In the Nikon universe, it is referred to as vibration reduction. In Canon parlance, it is called image stabilization. In other worlds, it is referred to as vibration compensation. However you say it, the ability of modern lenses and cameras to compensate for the inherent shakiness of hand-holding your camera to make a photograph has been a significant and positive development in the art form of digital imaging.
To take a closer look at and better understand vibration compensation technology, I decided to set up a test. I used my Nikon D610 camera and a Tamron 70-200 Di VC USD zoom lens to make a series of photographs. The photographs ranged in exposure length from 1/25-second to 1/4000-second. I made at least two exposures at each length, one with the Tamron lens’s vibration compensation engaged and active, and the other with vibration compensation disengaged. For exposures between 1/100-second and 1/2000-second, I made two sets of exposures with VC engaged and disengaged.
I chose a yard sign as the photo subject. The sign features bold lettering against an off-white plastic surface. I set up the sign in my garage in the shade so it would be illuminated by a soft, even and constant light level. I then set up a folding camp chair in the driveway about six feet from the sign. With the Tamron lens set to 200mm, I began making exposures.
I used the camera’s auto ISO setting to make the exposures from 1/100-second to 1/2000-second, first. With the D610 in aperture priority, I would set the minimum shutter speed at the desired exposure length. Then, I would adjust aperture until the camera would select an ISO that would produce an exposure of the desired length. The D610 will not make an exposure shorter than 1/2000-second in auto ISO so, I put the camera in manual mode to make the exposures at 1/4000-second. Here, are the settings used to make each shot:
- 1/25-second: Two exposures, one with VC on and the other with VC off. Both at ISO 100, f/25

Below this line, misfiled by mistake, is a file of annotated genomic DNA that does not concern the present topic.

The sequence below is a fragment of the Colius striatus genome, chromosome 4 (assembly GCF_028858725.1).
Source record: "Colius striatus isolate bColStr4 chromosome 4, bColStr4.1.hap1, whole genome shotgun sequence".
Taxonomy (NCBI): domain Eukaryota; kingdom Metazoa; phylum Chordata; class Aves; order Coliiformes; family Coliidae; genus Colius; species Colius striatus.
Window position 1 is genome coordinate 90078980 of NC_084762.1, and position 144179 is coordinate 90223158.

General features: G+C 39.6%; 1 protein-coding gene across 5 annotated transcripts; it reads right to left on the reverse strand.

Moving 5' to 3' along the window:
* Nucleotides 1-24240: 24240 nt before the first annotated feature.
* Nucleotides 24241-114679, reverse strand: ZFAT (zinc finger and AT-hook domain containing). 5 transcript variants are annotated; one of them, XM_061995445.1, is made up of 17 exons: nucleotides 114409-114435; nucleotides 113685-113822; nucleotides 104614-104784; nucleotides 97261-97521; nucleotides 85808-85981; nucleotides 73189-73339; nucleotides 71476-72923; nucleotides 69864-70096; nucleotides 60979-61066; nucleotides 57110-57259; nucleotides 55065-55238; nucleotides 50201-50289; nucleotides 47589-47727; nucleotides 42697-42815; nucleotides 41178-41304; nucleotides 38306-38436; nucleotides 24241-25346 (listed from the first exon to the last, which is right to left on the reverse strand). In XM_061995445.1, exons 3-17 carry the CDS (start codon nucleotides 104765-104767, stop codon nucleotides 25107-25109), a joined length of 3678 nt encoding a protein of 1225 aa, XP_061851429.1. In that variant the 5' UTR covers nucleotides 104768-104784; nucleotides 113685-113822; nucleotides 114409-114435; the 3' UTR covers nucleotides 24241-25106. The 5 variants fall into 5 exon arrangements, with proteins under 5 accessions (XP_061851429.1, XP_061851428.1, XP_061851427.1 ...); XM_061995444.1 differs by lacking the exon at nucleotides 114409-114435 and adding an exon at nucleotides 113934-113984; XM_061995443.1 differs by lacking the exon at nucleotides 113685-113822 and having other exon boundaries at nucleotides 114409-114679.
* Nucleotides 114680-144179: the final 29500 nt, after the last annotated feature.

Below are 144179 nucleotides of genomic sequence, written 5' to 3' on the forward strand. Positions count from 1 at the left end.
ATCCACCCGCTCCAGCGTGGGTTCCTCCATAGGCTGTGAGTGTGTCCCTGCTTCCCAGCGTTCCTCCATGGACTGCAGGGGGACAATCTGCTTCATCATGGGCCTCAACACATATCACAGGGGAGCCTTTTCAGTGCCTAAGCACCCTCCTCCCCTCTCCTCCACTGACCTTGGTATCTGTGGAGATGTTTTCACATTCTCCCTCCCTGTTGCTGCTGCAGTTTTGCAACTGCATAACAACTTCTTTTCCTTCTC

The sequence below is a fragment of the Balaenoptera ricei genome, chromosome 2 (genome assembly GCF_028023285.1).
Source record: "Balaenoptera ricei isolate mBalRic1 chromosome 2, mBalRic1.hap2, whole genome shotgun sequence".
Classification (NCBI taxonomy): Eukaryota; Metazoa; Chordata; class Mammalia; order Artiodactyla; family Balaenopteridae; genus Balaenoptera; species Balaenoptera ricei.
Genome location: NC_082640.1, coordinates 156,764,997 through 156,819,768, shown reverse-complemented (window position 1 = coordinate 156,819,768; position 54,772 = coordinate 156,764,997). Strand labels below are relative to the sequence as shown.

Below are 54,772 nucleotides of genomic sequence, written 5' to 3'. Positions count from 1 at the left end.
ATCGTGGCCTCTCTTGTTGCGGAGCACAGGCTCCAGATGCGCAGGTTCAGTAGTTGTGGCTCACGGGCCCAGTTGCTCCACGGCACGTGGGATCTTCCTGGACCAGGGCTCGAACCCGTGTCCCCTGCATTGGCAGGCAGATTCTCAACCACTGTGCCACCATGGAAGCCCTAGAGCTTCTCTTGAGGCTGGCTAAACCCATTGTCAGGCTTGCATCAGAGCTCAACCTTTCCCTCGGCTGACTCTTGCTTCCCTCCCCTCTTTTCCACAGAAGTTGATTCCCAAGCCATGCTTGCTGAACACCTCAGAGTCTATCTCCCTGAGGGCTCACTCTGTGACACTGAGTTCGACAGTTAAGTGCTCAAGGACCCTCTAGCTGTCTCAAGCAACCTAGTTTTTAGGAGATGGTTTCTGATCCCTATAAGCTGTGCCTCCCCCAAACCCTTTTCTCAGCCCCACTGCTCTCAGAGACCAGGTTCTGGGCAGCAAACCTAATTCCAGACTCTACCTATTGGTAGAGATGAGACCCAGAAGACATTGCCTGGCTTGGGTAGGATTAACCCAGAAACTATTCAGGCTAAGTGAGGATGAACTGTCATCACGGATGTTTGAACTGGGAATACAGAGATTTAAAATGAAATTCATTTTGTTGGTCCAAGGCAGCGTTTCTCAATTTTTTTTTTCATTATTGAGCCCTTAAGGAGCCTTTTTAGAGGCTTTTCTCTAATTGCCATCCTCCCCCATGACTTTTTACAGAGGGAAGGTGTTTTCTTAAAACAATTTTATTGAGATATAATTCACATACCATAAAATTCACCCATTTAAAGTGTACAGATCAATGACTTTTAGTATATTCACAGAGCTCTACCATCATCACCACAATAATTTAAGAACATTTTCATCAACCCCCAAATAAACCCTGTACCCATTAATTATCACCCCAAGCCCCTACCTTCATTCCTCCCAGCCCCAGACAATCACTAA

- 1/40-second: Two exposures, one with VC on and the other with VC off. Both at ISO 110, f/20
- 1/100-second: Four exposures, two with VC on and two with VC off. Two at ISO 125, f/11. Two at ISO 100, f/11
- 1/200-second: Four exposures, two with VC on and two with VC off. Two at ISO 125, f/8. One at ISO 200, f/11. One at ISO 220, f/11
- 1/400-second: Four exposures, two with VC on and two with VC off. Two at ISO 250, f/8. One at ISO 160, f8. One at ISO 100, f/8
- 1/800-second: Four exposures, two with VC on and two with VC off. Two at ISO 250, f/5.6. One at ISO 140, f/5.6. One at ISO 110, f/5.6
- 1/1000-second: Four exposures, two with VC on and two with VC off. Two at ISO 320, f/5.6. One at ISO 160, f/5.6. One at ISO 120, f/5.6
- 1/1250-second: Four exposures, two with VC on and two with VC off. Two at ISO 400, f/5.6. Two at ISO 200, f/5.6.
- 1/1600-second: Four exposures, two with VC on and two with VC off. Two at ISO 500, f/5.6. One at ISO 220, f/5.6. One at ISO 250, f/5.6
- 1/2000-second: Four exposures, two with VC on and two with VC off. Two at ISO 640, f/5.6. One at ISO 280, f/5.6. One at ISO 320, f/5.6
- 1/4000-second: Two exposures, one with VC on and the other with VC off. One at ISO 640, f/5.6. One at ISO 500, f/5.6
I performed the test for several reasons. One, was to see for myself the extent to which vibration compensation delivers sharper, more detailed images than those made with without VC. Also, I wanted to test a couple of assertions made by photographers who don’t use vibration compensation when shooting at fast exposure rates – 1/1000 to 1/1600 or faster. The usual thinking is that VC offers no benefits at such fast exposures. Some even claim that VC introduces blur when engaged at fast exposure rates.
The results of the above test do not support either claim, not in the least. At all exposures, the images made with vibration compensation turned on appeared sharper and more detailed than those made with VC disabled. Even the VC-engaged image made at 1/4000-second was noticeably sharper than the strictly handheld image made at the same rate. Below, are 100% crops of several exposures. They are JPEG conversions from unprocessed RAW files:
Based on the results from this test, I am persuaded to keep vibration compensation engaged whenever shooting handheld and regardless of the length of the exposure. Doing so will not introduce blur or distortion and will probably result in a sharper, more detailed photograph.
But don’t take my word for it. See for yourself. Get out and shoot.
Bill Ferris | October 2014